An endoscopy is a nonsurgical procedure that involves inserting a long, thin tube directly into the body, commonly through the mouth or anus, to make observations on an organ or tissue in detail. The flexible tube has a camera and light attached to it so the doctor can visually examine your digestive tract on the TV monitor.

Through the endoscopy procedure, the doctor can evaluate and diagnose certain the cause of symptoms and therefore, recommend the appropriate treatment. It can also be used to carry out treatment directly and avoid the need for further surgery.

Different types of endoscopy

Gastroenterology specialists are specialized in endoscopy and they are the ones who will perform it. It can be a useful procedure to help in a broad array of medical conditions related to all parts of the digestive tract. There are generally 2 groups of digestive endoscopies.

General endoscopy helps to evaluate most digestive symptoms and recommend treatment, including procedures like:

  • Gastroscopy: Esophagus, stomach and small intestine (duodenum)
  • Colonoscopy: Large intestine and colon

Advanced endoscopy includes more complicated endoscopy types with higher risks of complications but often help patients avoid a more invasive surgery, namely:

  • ERCP (Endoscopic Retrograde Cholangio-Pancreatography): Bile ducts and pancreatic ducts
  • Endoscopic ultrasound (EUS): The gastrointestinal (GI) tract and neighbouring organs

When will you need an endoscopy

There are mainly three reasons when endoscopy will be recommended to you.

1. Investigate symptoms and signs

Your doctor can take a look and investigate digestive signs and symptoms like persistent abdominal pain, difficulty in swallowing (dysphagia), change of bowel habits, blood in stools and gastrointestinal bleeding.

2. Diagnose

A biopsy can be carried out using endoscopy to collect tissue samples and test for conditions and diseases such as ulcers, digestive tract bleeding, polyps or growths in the colon to prevent the development of colon cancer.

3. Treatment

It may also be used to treat problems in the digestive tract. Special tools and devices can be passed through the endoscope to remove bile stones, for example. If polyps are found in the colon, they can also be removed through endoscopy with standard polypectomy techniques. for the prevention of colon cancer development.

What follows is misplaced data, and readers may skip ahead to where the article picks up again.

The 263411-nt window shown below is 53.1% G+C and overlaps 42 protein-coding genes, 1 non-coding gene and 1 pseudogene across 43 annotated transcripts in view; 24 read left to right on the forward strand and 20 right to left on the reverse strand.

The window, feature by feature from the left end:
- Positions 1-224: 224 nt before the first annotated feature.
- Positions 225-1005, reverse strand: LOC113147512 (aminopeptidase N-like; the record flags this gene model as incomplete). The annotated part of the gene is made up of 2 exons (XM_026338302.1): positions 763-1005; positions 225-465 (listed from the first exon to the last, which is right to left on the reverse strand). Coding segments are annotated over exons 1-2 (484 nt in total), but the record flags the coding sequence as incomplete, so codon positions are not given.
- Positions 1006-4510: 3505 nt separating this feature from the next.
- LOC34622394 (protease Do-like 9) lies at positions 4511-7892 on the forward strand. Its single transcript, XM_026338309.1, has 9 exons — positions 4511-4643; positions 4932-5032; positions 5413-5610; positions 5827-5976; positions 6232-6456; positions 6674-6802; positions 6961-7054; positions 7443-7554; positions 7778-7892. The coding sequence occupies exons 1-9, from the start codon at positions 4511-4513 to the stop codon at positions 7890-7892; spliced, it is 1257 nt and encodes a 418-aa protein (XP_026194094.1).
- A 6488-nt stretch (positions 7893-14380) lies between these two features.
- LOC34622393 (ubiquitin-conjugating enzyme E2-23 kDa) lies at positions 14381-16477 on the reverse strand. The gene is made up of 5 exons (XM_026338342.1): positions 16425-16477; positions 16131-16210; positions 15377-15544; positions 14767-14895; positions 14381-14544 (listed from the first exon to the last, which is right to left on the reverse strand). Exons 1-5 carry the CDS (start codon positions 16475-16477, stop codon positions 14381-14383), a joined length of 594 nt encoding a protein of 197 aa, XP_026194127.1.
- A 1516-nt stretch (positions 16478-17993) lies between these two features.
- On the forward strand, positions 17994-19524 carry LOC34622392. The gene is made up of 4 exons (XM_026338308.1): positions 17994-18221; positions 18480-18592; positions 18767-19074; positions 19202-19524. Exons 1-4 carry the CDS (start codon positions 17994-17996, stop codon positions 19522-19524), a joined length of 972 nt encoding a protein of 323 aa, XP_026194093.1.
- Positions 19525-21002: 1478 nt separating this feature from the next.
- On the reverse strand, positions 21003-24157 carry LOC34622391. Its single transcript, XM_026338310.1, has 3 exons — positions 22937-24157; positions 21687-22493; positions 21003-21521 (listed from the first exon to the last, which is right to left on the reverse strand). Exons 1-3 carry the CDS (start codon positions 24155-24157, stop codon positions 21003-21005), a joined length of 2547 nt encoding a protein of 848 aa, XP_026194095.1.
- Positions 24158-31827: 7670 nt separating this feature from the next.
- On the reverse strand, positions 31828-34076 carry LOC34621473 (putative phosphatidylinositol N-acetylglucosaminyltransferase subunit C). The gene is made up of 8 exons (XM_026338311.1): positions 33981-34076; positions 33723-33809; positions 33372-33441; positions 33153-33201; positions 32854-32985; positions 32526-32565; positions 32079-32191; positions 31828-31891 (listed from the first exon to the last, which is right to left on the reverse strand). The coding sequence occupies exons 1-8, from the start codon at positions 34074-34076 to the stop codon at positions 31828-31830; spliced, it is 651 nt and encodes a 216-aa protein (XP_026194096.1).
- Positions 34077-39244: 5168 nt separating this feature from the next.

How to prepare for the procedure

Your doctor will share specific instructions in preparation for the endoscopy. Typically, you will need to fast for about 8 to 12 hours before the endoscopy so your stomach will be empty for the effectiveness of the procedure. Laxatives may also be taken on the previous night to clear your system for procedures investigating the gut. Remember to mention the supplements and medications you are currently taking so your doctor will advise you accordingly to stop taking or continue as per normal.

During the procedure

The procedure is usually an hour-long duration and won’t require an overnight hospital stay. A local anaesthetic is applied to numb a specific area of your body, such as the back of your throat. The endoscope will be inserted into your body openings, which depends on the examined area, i.e. throat, anus, or urethra. For insertion through the mouth, you will be asked to wear a mouth guard to protect the lips and teeth, and hold your mouth open.

You may feel some pressure during the insertion but generally, you shouldn’t feel pain. Images will be transmitted to the monitor for your doctor to view and look for abnormalities. Gentle air pressure may be added into your esophagus to allow the endoscope to move freely and examine your digestive tract easily.

A sedative will also be given to patients to help them to relax and be more comfortable, and have a good experience when going through the endoscopic examination. During the procedure, patients will not feel or remember the process but your doctor will ensure it is performed safely with adequate monitoring.

Due to the sedative, your judgement, reaction times, and memory may be impaired. Thus, arrange for someone to drive you home afterwards and plan for an additional 24 hours for the sedative effects to wear off before resuming work or other activities.